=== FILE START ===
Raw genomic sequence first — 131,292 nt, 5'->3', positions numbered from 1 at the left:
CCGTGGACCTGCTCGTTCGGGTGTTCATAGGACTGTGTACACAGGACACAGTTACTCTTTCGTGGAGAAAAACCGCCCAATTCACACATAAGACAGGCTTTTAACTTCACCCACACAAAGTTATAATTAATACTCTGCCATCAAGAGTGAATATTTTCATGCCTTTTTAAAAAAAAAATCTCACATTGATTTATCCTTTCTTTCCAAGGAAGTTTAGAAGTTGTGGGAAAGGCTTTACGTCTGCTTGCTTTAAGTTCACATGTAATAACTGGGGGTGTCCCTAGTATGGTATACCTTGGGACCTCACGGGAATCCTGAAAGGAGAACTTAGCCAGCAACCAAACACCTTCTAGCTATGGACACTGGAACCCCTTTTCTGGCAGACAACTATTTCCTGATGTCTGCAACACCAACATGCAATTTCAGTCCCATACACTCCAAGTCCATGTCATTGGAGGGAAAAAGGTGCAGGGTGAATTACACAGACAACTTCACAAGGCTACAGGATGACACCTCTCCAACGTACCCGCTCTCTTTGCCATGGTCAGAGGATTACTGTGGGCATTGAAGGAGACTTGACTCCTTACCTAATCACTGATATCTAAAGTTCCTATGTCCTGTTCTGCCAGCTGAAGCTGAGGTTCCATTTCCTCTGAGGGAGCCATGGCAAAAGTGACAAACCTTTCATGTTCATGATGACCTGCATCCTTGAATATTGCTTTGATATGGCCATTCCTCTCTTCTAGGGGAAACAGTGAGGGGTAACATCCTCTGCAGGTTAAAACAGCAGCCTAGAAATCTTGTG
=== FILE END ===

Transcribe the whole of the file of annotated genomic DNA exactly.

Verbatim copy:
Raw genomic sequence first — 131,292 nt, 5'->3', positions numbered from 1 at the left:
CCGTGGACCTGCTCGTTCGGGTGTTCATAGGACTGTGTACACAGGACACAGTTACTCTTTCGTGGAGAAAAACCGCCCAATTCACACATAAGACAGGCTTTTAACTTCACCCACACAAAGTTATAATTAATACTCTGCCATCAAGAGTGAATATTTTCATGCCTTTTTAAAAAAAAAATCTCACATTGATTTATCCTTTCTTTCCAAGGAAGTTTAGAAGTTGTGGGAAAGGCTTTACGTCTGCTTGCTTTAAGTTCACATGTAATAACTGGGGGTGTCCCTAGTATGGTATACCTTGGGACCTCACGGGAATCCTGAAAGGAGAACTTAGCCAGCAACCAAACACCTTCTAGCTATGGACACTGGAACCCCTTTTCTGGCAGACAACTATTTCCTGATGTCTGCAACACCAACATGCAATTTCAGTCCCATACACTCCAAGTCCATGTCATTGGAGGGAAAAAGGTGCAGGGTGAATTACACAGACAACTTCACAAGGCTACAGGATGACACCTCTCCAACGTACCCGCTCTCTTTGCCATGGTCAGAGGATTACTGTGGGCATTGAAGGAGACTTGACTCCTTACCTAATCACTGATATCTAAAGTTCCTATGTCCTGTTCTGCCAGCTGAAGCTGAGGTTCCATTTCCTCTGAGGGAGCCATGGCAAAAGTGACAAACCTTTCATGTTCATGATGACCTGCATCCTTGAATATTGCTTTGATATGGCCATTCCTCTCTTCTAGGGGAAACAGTGAGGGGTAACATCCTCTGCAGGTTAAAACAGCAGCCTAGAAATCTTGTG